Hypervitaminosis A

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Editor-In-Chief: C. Michael Gibson, M.S., M.D. [1]; Associate Editor(s)-in-Chief:

Hypervitaminosis A
File:Retinol structure.svg
ICD-10 E67.0
ICD-9 278.2
DiseasesDB 13888
eMedicine med/2382 

Overview

Hypervitaminosis A refers to the effects of excessive vitamin A (specifically retinoid) intake.

Presentation

Effects include:

Signs

Signs of acute toxicity include nausea and vomiting, headache, dizziness, blurred vision, and loss of muscular coordination.

Pathophysiology

Hypervitaminosis A occurs when the maximum limit for liver stores of retinoids is exceeded. The excess vitamin A enters the circulation causing systemic toxicity. Vitamin A in the form of betacarotene is only selectively converted into retinoids, and hence does not cause toxicity.

Although hypervitaminosis A can occur when large amounts of liver are regularly consumed, most cases of vitamin A toxicity result from an excess intake of vitamin A in the form of vitamin supplements. Toxic symptoms can also arise after consuming very large amounts of preformed vitamin A over a short period of time.

Recommended supplement limits

The Institute of Medicine has established Daily Tolerable Upper Levels (UL) of intake for vitamin A from supplements that apply to healthy populations, in order to help prevent the risk of vitamin A toxicity. These levels for preformed vitamin A in micrograms (µg) and International Units (IU) are:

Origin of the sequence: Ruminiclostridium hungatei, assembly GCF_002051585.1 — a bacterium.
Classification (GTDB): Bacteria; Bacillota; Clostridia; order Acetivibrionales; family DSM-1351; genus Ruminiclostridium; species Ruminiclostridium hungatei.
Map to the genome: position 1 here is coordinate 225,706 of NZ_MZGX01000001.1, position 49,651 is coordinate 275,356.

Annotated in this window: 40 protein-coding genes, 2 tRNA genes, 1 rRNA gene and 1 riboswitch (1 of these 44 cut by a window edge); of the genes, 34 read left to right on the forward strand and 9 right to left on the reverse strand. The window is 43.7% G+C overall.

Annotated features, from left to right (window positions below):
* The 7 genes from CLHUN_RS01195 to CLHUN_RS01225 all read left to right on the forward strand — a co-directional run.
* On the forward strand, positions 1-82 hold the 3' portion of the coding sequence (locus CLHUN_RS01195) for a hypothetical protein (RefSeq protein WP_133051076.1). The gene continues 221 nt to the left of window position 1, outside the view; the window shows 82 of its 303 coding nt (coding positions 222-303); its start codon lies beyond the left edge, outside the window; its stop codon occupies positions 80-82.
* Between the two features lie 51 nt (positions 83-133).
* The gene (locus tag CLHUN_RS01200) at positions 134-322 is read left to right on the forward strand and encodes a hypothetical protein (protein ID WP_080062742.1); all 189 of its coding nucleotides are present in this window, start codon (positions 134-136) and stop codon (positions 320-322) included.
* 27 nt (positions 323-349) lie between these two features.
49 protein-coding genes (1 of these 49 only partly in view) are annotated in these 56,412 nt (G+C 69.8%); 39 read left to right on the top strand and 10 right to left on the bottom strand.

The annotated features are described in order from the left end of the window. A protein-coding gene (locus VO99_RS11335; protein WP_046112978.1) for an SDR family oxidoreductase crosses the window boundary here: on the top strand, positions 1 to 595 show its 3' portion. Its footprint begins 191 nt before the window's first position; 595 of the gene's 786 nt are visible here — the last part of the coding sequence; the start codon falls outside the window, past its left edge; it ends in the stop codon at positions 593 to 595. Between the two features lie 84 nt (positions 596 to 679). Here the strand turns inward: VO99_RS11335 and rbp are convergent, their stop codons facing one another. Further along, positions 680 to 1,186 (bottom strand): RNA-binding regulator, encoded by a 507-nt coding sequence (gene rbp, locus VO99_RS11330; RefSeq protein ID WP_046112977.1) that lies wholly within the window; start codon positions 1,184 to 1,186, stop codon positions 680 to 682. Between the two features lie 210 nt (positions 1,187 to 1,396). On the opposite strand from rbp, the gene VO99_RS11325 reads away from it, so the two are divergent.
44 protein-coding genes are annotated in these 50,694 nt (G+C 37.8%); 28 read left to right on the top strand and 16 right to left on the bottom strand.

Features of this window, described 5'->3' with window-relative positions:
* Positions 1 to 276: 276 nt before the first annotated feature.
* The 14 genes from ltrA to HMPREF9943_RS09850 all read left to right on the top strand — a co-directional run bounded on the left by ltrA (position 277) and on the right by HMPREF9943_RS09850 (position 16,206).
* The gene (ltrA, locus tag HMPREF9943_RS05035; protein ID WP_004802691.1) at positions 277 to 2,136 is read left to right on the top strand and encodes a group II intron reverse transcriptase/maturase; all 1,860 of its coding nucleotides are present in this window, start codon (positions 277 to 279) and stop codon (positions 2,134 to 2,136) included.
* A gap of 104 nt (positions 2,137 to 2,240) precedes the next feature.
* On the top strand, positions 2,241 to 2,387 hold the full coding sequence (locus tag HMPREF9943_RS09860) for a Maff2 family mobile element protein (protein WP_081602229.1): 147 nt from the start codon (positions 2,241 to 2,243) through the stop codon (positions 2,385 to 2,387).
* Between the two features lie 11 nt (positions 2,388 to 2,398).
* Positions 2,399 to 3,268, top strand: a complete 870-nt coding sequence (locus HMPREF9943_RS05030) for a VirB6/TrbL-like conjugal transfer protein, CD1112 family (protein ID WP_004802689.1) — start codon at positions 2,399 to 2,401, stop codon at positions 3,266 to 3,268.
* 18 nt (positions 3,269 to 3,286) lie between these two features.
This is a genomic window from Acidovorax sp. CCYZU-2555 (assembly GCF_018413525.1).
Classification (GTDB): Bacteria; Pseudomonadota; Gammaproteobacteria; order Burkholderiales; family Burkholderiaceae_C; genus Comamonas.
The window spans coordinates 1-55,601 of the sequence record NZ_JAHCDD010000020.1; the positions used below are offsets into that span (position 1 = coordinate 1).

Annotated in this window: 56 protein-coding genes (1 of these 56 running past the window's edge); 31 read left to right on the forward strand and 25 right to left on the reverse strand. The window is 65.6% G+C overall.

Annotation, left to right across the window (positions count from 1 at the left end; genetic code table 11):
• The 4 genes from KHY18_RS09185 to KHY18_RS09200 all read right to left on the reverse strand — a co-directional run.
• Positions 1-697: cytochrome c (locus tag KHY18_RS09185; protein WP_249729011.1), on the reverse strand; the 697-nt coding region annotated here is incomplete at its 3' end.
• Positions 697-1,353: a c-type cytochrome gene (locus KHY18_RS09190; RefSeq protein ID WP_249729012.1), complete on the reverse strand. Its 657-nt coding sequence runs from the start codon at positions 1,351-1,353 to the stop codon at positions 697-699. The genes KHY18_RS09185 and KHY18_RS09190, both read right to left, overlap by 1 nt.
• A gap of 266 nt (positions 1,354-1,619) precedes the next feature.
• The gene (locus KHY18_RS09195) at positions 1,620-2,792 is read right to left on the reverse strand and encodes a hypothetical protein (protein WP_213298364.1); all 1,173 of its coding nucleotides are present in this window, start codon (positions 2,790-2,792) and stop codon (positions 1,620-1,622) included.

• 0-3 years: 600 µg or 2000 IU
  • 4-8 years: 900 µg or 3000 IU
  • 9-13 years: 1700 µg or 5665 IU
  • 14-18 years: 2800 µg or 9335 IU
  • 19+ years: 3000 µg or 10,000 IU

The dose over and above the RDA is among the narrowest of the vitamins and minerals. Possible pregnancy, liver disease, high alcohol consumption, and smoking are indications for close monitoring and limitation of vitamin A administration. However, vitamin A has also been repeatedly tested and used therapeutically over several decades in larger amounts, 100,000 - 400,000 IU total dosage, for treatment of severe pediatric measles in areas where vitamin A deficiency may be present, in order to reduce childhood mortality.[1][2]

Toxicity from eating liver

The liver of certain animals — including the polar bear, seal, and husky — is unsafe to eat because it is extraordinarily high in vitamin A. This danger has long been known to the Inuit and has been recognized by Europeans since at least 1597 when Gerrit de Veer wrote in his diary that, while taking refuge in the winter in Nova Zembla, he and his men became gravely ill after eating polar-bear liver.[3] In 1913, Antarctic explorers Douglas Mawson and Xavier Mertz were both poisoned, the latter fatally, from eating the liver of their sled dogs.[4]

Vitamin A itself was not discovered until 1917.

The livers of many other animals have lower levels of vitamin A and are commonly eaten.

See also

External links

References

  1. Hussey GD, Klein M (1990). "A randomized controlled trial of vitamin A in children with severe measles". NEJM. 323: 160–164. 
  2. Ellison JB (1932). "Intensive vitamin therapy in measles". Br Medical J. ii: 708–711. 
  3. The New England Journal of Medicine : Hypervitaminosis A and Fractures
  4. Student BMJ Man's best friend?



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